Reading the Keyboard in X11

I actually began this post well over a year ago, as I remember struggling to work out how to read keyboard input in X. Anyway, I thought I’d finally finish it off for posterity’s sake ๐Ÿ™‚

I recently had to implement some API calls in Linux to be able to return what keys were currently being pressed. As I was using Qt for the UI layer (which, by the way, is now my favourite UI framework!) I was hoping there would be some platform-agnostic call I could make. However (and kinda rightfully so) Qt doesn’t expose a way to do this, as it’s assumed you should just do things based on events.

After a few hours googling and scratching my head, I realised this wasn’t going to be as simple as I imagined, as the documentation for anything X based seems incessantly complex. Anyway, here’s how I did it:

Getting the Keys being Pressed

First I get from the QApplication the currently actibe window. Assuming we have a valid window, I then get the X11 display pointer and use this to call XQueryKeymap. This function takes an array of 32 chars, which is uses to mark what physical keys are being pressed, one key per bit.

static const uint32_t K_KEYMAP_SIZE = 32;

QWidget* window = qApp->activeWindow();
if( window )
    // We have a valid window, so grab the display
    const QX11Info& info = window->x11Info();

    char keyMap[K_KEYMAP_SIZE];

    // First get the bit array of all keys currently down
    XQueryKeymap(info.display(), keyMap);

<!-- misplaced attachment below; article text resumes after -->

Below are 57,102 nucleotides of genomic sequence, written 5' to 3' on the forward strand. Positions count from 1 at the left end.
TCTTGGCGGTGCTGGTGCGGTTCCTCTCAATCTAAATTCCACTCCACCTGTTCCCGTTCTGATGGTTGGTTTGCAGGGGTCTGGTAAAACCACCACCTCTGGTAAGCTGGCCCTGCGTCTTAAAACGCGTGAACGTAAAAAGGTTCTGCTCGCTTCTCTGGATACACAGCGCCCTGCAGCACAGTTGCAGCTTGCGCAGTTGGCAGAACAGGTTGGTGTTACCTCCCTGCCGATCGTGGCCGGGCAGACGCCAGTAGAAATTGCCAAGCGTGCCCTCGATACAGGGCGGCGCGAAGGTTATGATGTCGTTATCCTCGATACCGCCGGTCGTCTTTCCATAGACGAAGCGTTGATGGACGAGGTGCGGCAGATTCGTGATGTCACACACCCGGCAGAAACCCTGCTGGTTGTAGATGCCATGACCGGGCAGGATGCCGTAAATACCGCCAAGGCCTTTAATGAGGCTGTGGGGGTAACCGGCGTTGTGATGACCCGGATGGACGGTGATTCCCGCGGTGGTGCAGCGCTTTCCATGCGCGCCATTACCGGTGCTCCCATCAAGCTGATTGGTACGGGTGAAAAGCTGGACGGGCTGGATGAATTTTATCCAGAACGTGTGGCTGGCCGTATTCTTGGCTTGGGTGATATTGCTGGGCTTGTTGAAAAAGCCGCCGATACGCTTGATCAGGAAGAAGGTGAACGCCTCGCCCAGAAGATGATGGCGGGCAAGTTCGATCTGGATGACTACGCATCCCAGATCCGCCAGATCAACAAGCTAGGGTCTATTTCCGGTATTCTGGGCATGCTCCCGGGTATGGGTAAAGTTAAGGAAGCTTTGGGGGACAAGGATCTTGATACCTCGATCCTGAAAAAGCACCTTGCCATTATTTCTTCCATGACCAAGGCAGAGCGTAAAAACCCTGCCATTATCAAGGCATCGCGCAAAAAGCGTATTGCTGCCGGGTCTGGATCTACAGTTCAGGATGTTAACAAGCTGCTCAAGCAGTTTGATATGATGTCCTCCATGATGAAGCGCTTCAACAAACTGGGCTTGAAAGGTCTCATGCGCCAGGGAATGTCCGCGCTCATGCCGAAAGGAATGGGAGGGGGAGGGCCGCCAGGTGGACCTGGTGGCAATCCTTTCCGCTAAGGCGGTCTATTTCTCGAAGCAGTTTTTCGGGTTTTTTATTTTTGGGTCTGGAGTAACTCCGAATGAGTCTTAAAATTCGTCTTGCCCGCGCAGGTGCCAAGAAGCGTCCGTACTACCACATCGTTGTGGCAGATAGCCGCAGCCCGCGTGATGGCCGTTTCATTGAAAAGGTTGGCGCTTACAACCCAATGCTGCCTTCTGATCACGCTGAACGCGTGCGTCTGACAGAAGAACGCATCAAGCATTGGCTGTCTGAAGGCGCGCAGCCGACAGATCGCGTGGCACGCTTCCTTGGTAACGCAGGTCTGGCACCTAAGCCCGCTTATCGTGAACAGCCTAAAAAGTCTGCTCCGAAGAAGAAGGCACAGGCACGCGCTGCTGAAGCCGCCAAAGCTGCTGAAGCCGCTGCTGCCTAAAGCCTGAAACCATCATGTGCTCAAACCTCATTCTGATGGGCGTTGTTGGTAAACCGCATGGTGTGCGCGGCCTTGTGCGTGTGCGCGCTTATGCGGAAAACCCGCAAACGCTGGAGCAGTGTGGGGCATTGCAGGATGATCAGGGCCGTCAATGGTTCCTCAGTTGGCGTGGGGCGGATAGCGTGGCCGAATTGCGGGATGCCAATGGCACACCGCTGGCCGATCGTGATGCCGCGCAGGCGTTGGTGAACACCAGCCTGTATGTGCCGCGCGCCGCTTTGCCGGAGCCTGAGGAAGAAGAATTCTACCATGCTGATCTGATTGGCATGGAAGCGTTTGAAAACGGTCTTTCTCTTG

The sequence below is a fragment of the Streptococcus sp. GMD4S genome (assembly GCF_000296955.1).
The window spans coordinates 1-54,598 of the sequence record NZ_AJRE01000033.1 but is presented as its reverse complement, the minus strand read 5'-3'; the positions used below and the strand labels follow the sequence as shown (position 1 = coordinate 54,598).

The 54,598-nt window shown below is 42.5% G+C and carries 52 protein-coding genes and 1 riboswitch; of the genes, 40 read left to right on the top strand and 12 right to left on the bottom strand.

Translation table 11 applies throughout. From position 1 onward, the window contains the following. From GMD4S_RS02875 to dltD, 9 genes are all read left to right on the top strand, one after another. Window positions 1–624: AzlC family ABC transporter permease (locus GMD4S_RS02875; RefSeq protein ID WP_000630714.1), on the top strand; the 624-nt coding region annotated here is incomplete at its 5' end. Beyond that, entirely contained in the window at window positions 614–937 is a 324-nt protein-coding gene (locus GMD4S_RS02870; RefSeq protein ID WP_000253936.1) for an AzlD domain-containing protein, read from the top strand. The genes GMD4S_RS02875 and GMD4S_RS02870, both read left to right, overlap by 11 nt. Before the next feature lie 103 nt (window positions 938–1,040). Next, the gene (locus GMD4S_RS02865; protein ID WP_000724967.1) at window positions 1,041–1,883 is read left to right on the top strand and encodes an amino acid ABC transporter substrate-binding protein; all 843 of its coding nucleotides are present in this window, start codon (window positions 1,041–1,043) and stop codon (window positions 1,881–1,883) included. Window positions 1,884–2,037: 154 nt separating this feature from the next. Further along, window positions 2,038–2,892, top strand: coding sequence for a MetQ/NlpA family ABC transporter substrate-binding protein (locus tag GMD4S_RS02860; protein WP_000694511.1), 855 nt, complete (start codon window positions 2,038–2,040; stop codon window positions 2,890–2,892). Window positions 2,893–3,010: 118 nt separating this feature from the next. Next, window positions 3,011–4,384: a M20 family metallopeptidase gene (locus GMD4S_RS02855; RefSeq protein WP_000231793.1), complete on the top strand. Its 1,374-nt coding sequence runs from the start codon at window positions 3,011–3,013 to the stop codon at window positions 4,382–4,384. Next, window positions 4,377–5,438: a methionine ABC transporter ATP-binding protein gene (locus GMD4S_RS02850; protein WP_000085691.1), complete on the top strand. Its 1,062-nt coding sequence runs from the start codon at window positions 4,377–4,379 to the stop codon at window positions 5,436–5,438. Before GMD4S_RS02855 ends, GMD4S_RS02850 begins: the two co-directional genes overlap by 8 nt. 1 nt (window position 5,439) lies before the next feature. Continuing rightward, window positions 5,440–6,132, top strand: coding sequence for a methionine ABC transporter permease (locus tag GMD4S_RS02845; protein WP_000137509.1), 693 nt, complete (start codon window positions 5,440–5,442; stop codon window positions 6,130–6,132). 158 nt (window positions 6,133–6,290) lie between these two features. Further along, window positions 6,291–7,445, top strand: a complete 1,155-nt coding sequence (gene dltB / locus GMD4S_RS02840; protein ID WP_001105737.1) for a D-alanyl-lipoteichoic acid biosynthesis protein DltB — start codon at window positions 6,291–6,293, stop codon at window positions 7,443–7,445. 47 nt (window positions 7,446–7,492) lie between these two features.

// next go through each member of keymap array
    for( uint32_t i = 0; i < K_KEYMAP_SIZE; i++ )
        const char& currentChar = keyMap[i];

        // iterate over each bit and check if the bit is set
        for( uint32_t j = 0; j < 8; j++ )
            // AND current char with current bit we're interested in
            bool isKeyPressed = ((1 << j) & currentChar) != 0;

            if( isKeyPressed )
                // work out the keycode (is just the number of the bit that's set)
                KeyCode keyCode = (i * sizeof(char) * 8) + j;

                // convert to qt key, and append if we get a valid key
                int32_t qtkey = ConvertKeyToQtKey(keyCode, info.display());

                if( qtkey )

Converting the X11 key to Qt key

In the above code, once I have the bit array of buttons being pressed, I then iterate through all the keys being pressed and convert the pysical key into a Qt key. This basically involves using the XKeycodeToKeysym function, which will convert a key position into a key symbol. However, as each physical key can have multiple meanings (based on modifiers for instance) I iterate over all the symbols (using an iterator) and return the first key that I care about.

typedef QMap <keysym, int32_t="">KeySymToQtKeyMap;</keysym,>

    uint32_t keyCode,
    Display* display )
    // This is a static map of key mappings for all the keys I need to know about, which I initialize once
    static KeySymToQtKeyMap keyMapping = InitializeKeyMapping();

    // Iterate through all the keysym's until we find one that matches.
    uint32_t i = 0;
    KeySym key = NoSymbol;
        key = XKeycodeToKeysym((Display*)display, keyCode, i++);

        if( (key >= XK_0 && key <= XK_9) || (key >= XK_a && key <= XK_z) || (key == XK_space) )
            // ASCII Key, make sure it's changed to upper varient if a char
            return isprint(key) ? toupper(key) : key;
        else if( keyMapping.contains(key) )
            return keyMapping[key];
    } while( key != NoSymbol);

    return 0;

This isn’t the perfect solution, but for my case it worked perfectly. The moral of the story is that looking at the keyboard directly is a Bad Idea and that you should always always listen to button events instead.

Leave a Comment

Your e-mail address will not be published. Required fields are marked *